Visit of Minister Hayashi to Purdue

The picture shows Mr. Yoshimasa Hayashi, A member of the House of Councillors in Japan visiting Purdue's Controlled Environment Phenotyping Facility and the root phenotypes that we are evaluating in the lab.  One of the interesting areas of research in my lab is studying inheritance of root traits.  

 

Research Overview

Wheat is the world’s largest crop by area (27 million hectares) and is a major crop in the U.S. While wheat yields increased substantially into the 1980s, yield gains have slowed over the past three decades. The current annual rate of yield increase in wheat is about 0.9% globally. This rate is insufficient to achieve the doubling of wheat yields needed by 2050, to feed a burgeoning world population. Soft red winter wheat is planted on approximately six million acres of the eastern United States and produces nearly 320 million bushels of grain for domestic consumption and international export.

Research in my laboratory uses classical breeding and genome-wide marker technology to genetically dissect and deploy critical agronomic traits. The advent of high-density markers and advanced statistical methods has paved the way to identify genetic loci that control agronomic traits by using genome-wide association studies (GWAS) and capture the effect of minor genes that are hard to be deployed by marker-assisted selection (MAS), via genomic selection (GS). Our genome-wide projects at Purdue University involved historical, local, and regional elite soft red winter (SRW) wheat populations, each comprising hundreds of individuals. In collaboration with the USDA-ARS, we genotyped these populations using the genotyping-by-sequencing (GBS) method. These resources allowed us to explore the genetics of traits underlying grain yield components such as the tiller number, grain number per spike, grain number per unit area, and kernel weight, and plant height.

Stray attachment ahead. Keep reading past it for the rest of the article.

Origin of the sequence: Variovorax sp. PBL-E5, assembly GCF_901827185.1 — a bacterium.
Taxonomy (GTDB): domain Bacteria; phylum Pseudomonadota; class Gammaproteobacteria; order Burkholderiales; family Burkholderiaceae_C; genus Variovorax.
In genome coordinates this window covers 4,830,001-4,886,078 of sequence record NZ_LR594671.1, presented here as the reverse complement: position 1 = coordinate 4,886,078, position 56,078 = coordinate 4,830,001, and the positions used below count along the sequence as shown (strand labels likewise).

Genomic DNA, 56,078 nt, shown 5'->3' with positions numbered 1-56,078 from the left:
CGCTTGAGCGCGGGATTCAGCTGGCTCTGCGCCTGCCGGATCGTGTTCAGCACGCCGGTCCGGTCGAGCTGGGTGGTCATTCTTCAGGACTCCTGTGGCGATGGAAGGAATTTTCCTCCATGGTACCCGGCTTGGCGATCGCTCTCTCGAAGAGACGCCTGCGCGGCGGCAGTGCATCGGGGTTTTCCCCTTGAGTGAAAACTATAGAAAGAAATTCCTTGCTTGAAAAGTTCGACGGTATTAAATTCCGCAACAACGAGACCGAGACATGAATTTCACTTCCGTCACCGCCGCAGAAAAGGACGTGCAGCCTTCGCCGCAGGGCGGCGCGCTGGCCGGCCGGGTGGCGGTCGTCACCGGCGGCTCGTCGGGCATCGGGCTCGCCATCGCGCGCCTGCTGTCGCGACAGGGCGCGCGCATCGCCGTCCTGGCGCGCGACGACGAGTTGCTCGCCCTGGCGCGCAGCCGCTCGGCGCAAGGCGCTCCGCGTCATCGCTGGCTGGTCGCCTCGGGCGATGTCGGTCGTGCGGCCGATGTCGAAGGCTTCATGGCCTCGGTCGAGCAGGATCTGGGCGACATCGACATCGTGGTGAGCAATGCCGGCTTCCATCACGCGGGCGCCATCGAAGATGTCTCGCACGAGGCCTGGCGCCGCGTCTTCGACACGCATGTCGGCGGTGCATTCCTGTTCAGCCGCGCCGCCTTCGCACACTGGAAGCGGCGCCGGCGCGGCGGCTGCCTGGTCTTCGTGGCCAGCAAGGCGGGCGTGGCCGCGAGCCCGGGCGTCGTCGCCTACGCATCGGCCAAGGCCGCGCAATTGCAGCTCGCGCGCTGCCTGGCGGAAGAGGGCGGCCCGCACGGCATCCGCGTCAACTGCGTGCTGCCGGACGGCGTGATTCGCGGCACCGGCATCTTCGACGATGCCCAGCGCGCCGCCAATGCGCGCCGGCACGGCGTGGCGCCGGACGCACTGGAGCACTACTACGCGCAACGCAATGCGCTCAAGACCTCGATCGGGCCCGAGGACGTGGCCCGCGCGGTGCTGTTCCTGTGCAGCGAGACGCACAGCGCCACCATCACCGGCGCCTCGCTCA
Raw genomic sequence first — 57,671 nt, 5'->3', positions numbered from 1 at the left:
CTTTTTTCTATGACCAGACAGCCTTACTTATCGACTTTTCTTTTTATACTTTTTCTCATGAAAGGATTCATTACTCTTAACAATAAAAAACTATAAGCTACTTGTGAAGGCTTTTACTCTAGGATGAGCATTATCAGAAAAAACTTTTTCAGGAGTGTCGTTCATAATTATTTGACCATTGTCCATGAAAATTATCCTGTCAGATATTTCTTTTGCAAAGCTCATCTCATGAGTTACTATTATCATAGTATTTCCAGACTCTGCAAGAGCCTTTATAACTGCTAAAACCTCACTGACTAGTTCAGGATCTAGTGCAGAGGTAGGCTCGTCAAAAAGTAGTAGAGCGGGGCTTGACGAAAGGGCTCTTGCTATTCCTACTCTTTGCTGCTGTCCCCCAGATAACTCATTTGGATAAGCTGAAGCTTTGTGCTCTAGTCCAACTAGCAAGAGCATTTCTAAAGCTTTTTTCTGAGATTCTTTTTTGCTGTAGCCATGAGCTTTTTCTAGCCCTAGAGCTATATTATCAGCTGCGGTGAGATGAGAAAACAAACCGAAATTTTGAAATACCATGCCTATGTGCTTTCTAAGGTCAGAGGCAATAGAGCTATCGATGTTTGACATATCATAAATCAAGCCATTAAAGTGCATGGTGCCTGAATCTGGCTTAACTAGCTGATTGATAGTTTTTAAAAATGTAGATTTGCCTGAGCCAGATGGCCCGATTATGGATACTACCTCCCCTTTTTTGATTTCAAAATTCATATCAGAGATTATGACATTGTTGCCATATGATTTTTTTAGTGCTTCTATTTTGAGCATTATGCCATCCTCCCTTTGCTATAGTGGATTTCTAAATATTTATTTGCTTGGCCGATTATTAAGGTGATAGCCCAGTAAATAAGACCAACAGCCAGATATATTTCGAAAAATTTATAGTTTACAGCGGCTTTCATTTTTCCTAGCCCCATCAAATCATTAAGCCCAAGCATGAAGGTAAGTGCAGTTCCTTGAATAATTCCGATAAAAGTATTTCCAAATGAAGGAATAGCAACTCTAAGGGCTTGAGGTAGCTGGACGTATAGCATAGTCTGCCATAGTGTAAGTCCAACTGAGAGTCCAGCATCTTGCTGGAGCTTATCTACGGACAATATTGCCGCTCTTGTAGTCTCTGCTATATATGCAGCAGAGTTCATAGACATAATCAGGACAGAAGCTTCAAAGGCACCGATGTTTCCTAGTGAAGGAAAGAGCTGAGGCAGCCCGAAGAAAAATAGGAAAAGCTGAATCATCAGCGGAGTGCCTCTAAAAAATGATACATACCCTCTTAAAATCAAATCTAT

Breeding strategies are specific to the target regions where plants are to be grown. Fusarium head blight disease is prevalent in the eastern region of the US and negatively affects grain yield and end-use quality. The US Wheat and Barley Scab Initiative financially support our breeding research.

 

 

 

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